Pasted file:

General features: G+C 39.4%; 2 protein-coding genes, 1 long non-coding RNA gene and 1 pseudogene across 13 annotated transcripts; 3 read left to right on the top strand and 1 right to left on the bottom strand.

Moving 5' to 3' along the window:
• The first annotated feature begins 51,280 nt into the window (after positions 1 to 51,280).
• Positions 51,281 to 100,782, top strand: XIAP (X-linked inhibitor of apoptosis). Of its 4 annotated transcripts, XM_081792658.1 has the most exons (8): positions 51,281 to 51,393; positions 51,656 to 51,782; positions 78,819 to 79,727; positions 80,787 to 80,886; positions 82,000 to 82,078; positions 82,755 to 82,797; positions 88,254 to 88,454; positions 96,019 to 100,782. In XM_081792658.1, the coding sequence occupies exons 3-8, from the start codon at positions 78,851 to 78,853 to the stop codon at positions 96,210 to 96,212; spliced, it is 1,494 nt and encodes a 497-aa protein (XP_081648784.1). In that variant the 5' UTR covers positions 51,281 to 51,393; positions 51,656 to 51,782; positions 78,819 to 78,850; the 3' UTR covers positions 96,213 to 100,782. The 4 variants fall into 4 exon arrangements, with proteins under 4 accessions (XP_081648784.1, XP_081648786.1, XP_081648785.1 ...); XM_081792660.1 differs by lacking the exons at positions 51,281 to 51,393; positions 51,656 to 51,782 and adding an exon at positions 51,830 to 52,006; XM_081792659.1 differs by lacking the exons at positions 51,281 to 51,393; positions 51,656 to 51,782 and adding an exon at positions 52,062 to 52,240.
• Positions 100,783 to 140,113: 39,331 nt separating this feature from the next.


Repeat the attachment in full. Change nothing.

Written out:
General features: G+C 39.4%; 2 protein-coding genes, 1 long non-coding RNA gene and 1 pseudogene across 13 annotated transcripts; 3 read left to right on the top strand and 1 right to left on the bottom strand.

Moving 5' to 3' along the window:
• The first annotated feature begins 51,280 nt into the window (after positions 1 to 51,280).
• Positions 51,281 to 100,782, top strand: XIAP (X-linked inhibitor of apoptosis). Of its 4 annotated transcripts, XM_081792658.1 has the most exons (8): positions 51,281 to 51,393; positions 51,656 to 51,782; positions 78,819 to 79,727; positions 80,787 to 80,886; positions 82,000 to 82,078; positions 82,755 to 82,797; positions 88,254 to 88,454; positions 96,019 to 100,782. In XM_081792658.1, the coding sequence occupies exons 3-8, from the start codon at positions 78,851 to 78,853 to the stop codon at positions 96,210 to 96,212; spliced, it is 1,494 nt and encodes a 497-aa protein (XP_081648784.1). In that variant the 5' UTR covers positions 51,281 to 51,393; positions 51,656 to 51,782; positions 78,819 to 78,850; the 3' UTR covers positions 96,213 to 100,782. The 4 variants fall into 4 exon arrangements, with proteins under 4 accessions (XP_081648784.1, XP_081648786.1, XP_081648785.1 ...); XM_081792660.1 differs by lacking the exons at positions 51,281 to 51,393; positions 51,656 to 51,782 and adding an exon at positions 51,830 to 52,006; XM_081792659.1 differs by lacking the exons at positions 51,281 to 51,393; positions 51,656 to 51,782 and adding an exon at positions 52,062 to 52,240.
• Positions 100,783 to 140,113: 39,331 nt separating this feature from the next.